The University of Saskatchewan is hosting a four-part concert series showcasing a collection of historic string instruments.
It’s called Discovering the Amatis – a quartet made up of two violins, a viola and a cello.
“They are made by this family of makers –Amati,” Veronique Mathieu, associate professor of violin at the University of Saskatchewan explained.
“It’s the last name of the makers and it’s a craft that was passed on from father to son,” she added.
The instruments were handcrafted in the 1600s.
According to the university, the instruments are now part of the fabric of Saskatchewan.
“There was this man, Stephen Kolbinson, who was a grain farmer from Kindersley, Sask. And in the ’50s, he developed this curiosity for old Italian instruments and he started traveling around the world looking for instruments to acquire for his collection,” Mathieu started.
“When Kolbinson had the collection assembled here in Saskatchewan, since he was not a musician himself, he started looking for a purpose for these instruments. So at the time, he had a close friend, Murray Adaskin, who is quite a well-known figure in the Canadian music landscape.”
According to Mathieu, the university purchased the instruments from Kolbinson and Adaskin in the late 1950s and they’ve been at the school ever since.
The associate professor said hosting the concert series is important in order to show the general public the beauty of the instruments.
“It really gives a chance for the audience to discover these instruments, to hear their individual personalities, and to get to know them,” she said.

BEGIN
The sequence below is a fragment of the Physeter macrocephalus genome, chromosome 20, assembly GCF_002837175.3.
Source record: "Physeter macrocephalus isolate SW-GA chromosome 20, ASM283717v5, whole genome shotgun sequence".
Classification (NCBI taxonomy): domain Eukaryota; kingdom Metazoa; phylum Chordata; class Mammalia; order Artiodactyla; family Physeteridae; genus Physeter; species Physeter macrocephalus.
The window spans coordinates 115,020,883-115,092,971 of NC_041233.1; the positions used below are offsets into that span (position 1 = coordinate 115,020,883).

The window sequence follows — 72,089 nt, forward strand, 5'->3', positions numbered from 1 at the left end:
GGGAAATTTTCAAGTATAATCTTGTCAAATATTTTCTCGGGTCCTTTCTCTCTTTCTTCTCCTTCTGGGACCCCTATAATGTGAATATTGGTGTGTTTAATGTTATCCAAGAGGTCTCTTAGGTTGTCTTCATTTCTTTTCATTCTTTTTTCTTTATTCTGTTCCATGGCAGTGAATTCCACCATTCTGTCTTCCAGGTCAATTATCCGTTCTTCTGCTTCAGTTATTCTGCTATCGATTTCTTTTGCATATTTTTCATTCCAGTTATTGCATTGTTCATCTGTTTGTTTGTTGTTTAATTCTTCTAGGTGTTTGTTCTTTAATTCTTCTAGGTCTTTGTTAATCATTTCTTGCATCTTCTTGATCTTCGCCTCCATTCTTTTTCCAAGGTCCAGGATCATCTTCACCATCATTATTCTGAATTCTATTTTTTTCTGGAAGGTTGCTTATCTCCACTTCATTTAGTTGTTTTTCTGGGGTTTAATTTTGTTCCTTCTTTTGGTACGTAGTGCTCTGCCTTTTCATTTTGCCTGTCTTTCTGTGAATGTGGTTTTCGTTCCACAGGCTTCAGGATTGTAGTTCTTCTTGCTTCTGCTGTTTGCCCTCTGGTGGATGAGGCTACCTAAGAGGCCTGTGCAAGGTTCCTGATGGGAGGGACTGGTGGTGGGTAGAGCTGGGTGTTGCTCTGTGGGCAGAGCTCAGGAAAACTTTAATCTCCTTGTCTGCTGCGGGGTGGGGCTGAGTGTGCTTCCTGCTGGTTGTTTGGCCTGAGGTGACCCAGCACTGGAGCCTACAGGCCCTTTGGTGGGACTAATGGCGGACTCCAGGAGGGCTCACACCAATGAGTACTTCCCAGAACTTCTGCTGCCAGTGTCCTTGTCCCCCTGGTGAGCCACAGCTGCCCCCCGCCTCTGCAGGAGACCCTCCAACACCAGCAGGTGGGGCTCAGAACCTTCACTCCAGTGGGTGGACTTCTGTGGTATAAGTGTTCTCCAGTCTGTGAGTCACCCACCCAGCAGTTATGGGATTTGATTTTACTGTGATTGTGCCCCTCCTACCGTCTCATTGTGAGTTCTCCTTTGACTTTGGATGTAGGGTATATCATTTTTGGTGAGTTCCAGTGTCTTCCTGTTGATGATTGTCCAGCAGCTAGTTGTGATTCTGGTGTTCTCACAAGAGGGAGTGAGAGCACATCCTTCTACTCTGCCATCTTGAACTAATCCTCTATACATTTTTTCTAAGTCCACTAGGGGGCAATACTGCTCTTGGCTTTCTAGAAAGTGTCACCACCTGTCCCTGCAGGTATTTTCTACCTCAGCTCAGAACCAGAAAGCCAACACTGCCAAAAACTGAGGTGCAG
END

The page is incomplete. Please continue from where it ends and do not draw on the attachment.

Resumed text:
And it was just as important for Mathieu to incorporate prominent guest artists to showcase the music.
Robert Uchida and Rafael Hoekman, musicians with the Edmonton Symphony Orchestra, played the instruments in the series’ first concert last month. They both said it was a privilege.
“The violin that I played is a Nicolo Amati,” Uchida said. “And the violin, even at one time, gave the post-World War One performance of the Beethoven Violin Concerto in the United Kingdom. So it’s unbelievable to kind of put your hands on this on this piece of history and get to, for a moment, be a part of the instrument’s story.”
“It just had an incredible range of colors and sound and qualities that are, you know, obviously in the making from a master craftsman who created it. But also in the several hundred years in the making. And that’s an incredible experience to be a part of,” Hoekman added.
Mathieu said she was honored to be the appointed person to oversee the historic instruments.
“I think that this has been very important for the community to have these instruments, especially for the music community, and also as just a provincial treasure, if I can say that.”
The next concert takes place on Oct. 23 at Convocation Hall at the university. Tickets can be purchased on their website.